Halloween: Roots, Meaning & Traditions

Horror movies, huge pumpkins, candy, and costume parties. These things remind us of only one thing… It's Halloween again, but have you ever wondered about its origin? Why is it celebrated? How did this tradition begin?


Halloween: Roots, Meaning & Traditions

The tradition can be traced back to the Celts, Celts are the peoples that settled France, Britain, and Ireland, and before the spread of Christianity in Europe, Celts were pagans that celebrated the end harvest season in this period.

Other explanations suggest that one of the pagan Celtic holidays, Samhain, was tied to the beginning of winter, as the night begins to increase and the temperature begins to drop. Celts believed that the sun god is captured by the god of darkness on the thirty-first of October and that souls roam freely that night.

After the spread of Christianity, the church choose to celebrate All Saint's Day on the first of November and is preceded by the night of All Saints "All Hallows' Eve", which turned to Halloween by combining the words "Hallow + evening". When Christianity replaced Celtic paganism, popular beliefs continued in one way or another, and the populace adopted the Christian festivals with a pagan spirit.

The modern Halloween

Halloween: Roots, Meaning & Traditions

Origins of the celebration date back to the Irish immigrants to the United States in the nineteenth century, these immigrants carried their traditions and festive stories on this day, such as the story of "Jack-o'-lantern," who was lazy thug spends his time drinking and stealing and when Jack died he couldn't to enter Paradise nor did he fall into hell, he was sentenced to homelessness and wondering and was given a piece of burning coal to not go astray in the dark, now lanterns of pumpkins carving face and put a candle inside to symbolize the story of Jack.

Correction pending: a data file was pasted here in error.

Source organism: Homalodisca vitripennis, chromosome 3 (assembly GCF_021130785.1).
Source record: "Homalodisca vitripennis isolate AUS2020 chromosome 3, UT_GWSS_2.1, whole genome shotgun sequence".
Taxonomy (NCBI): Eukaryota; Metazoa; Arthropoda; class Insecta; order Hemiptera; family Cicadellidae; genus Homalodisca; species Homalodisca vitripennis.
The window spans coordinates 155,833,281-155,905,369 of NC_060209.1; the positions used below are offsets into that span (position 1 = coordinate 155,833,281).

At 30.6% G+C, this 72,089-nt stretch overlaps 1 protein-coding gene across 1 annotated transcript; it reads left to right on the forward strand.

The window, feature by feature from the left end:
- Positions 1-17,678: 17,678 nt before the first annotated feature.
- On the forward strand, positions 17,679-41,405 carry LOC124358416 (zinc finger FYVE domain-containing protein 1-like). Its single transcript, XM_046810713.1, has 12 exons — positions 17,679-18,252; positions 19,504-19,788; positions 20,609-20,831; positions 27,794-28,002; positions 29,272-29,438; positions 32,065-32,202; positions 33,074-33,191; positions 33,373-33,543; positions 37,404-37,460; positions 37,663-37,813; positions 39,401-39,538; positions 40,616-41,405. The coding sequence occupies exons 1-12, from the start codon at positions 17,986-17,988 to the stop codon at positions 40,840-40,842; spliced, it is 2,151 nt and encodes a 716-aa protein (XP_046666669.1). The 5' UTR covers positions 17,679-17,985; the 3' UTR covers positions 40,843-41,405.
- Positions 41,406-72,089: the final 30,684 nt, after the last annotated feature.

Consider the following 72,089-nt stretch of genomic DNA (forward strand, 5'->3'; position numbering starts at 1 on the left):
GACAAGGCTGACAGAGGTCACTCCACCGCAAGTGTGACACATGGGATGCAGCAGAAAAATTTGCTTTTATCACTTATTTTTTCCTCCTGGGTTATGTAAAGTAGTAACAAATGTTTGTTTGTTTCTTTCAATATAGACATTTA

It is a common custom in Halloween for people to wear costumes, the origin of which is also to be found in Celtic festivals. The Celts believed that this concealed their identity from the evil spirits roaming freely in the night. Often, people wear horror-inspired costumes such as vampires or ghosts, recently, superheroes costumes like Batman and Superman are widely popular.

Trick or treat?

Halloween: Roots, Meaning & Traditions

For children in Halloween, this is the most important tradition, where children dress in their costumes and head to neighbors' homes to ask: trick or treat? The question means will you give me candy or should I trick you. Residents of the house prepare a large amount of candy to be distributed to the children who come to visit them.

The origins of this tradition are very ancient and may precede all Halloween traditions, where the Greek historian Athenaeus mentions a similar tradition in the island of Rhodes where children disguise as swallows and then go door-to-door to the houses and sing a song asking the owner to give them food or else they will harm him, this tradition seems to be started by the Cleopoulos in the sixth century BC.

Halloween around the world

Halloween: Roots, Meaning & Traditions

Halloween is celebrated in different countries, most of which follow the American model, but some communities have special rituals. In Austria, for example, some leave bread, water, and a lantern on the table for visiting spirits before going to sleep. In China, food and drink are placed in front of the images of the dead. In the Czech Republic chairs are set for family members to sit around the fire with chairs for the deceased are reserved.

In Ireland, revelers play games where they try to pick apples or other fruits from a basin filled with water using only their mouths. The Irish also gather to watch fireworks, and children in Italy wake up to find gifts from their deceased ancestors.

In South America and Mexico, the celebration is extravagant, where altars are made in homes and decorated with flowers, candy, and the dead relatives' food; also the graves are cleaned and painted.

Folk culture and Halloween

Halloween: Roots, Meaning & Traditions

Halloween spread rapidly due to the enormous American media power causing people to celebrate Halloween in places that did not know this holiday before, and in other countries where celebrations were held in traditional manners, more and more of their traditions are replaced by American-styled parties in Halloween featuring items like pumpkin candy, apple pies, and costume parties.

The presence of Halloween on television is evident, The Simpsons series, for example, made a special episode on Halloween every season, and most of the famous TV series followed suit. But cinema was the real place where Halloween shone, with dozens of films produced on the occasion and the approaching Halloween date heralded a new wave of horror films, most notably the "Halloween" series of 11 films in which an evil criminal butcher his victims using a kitchen knife.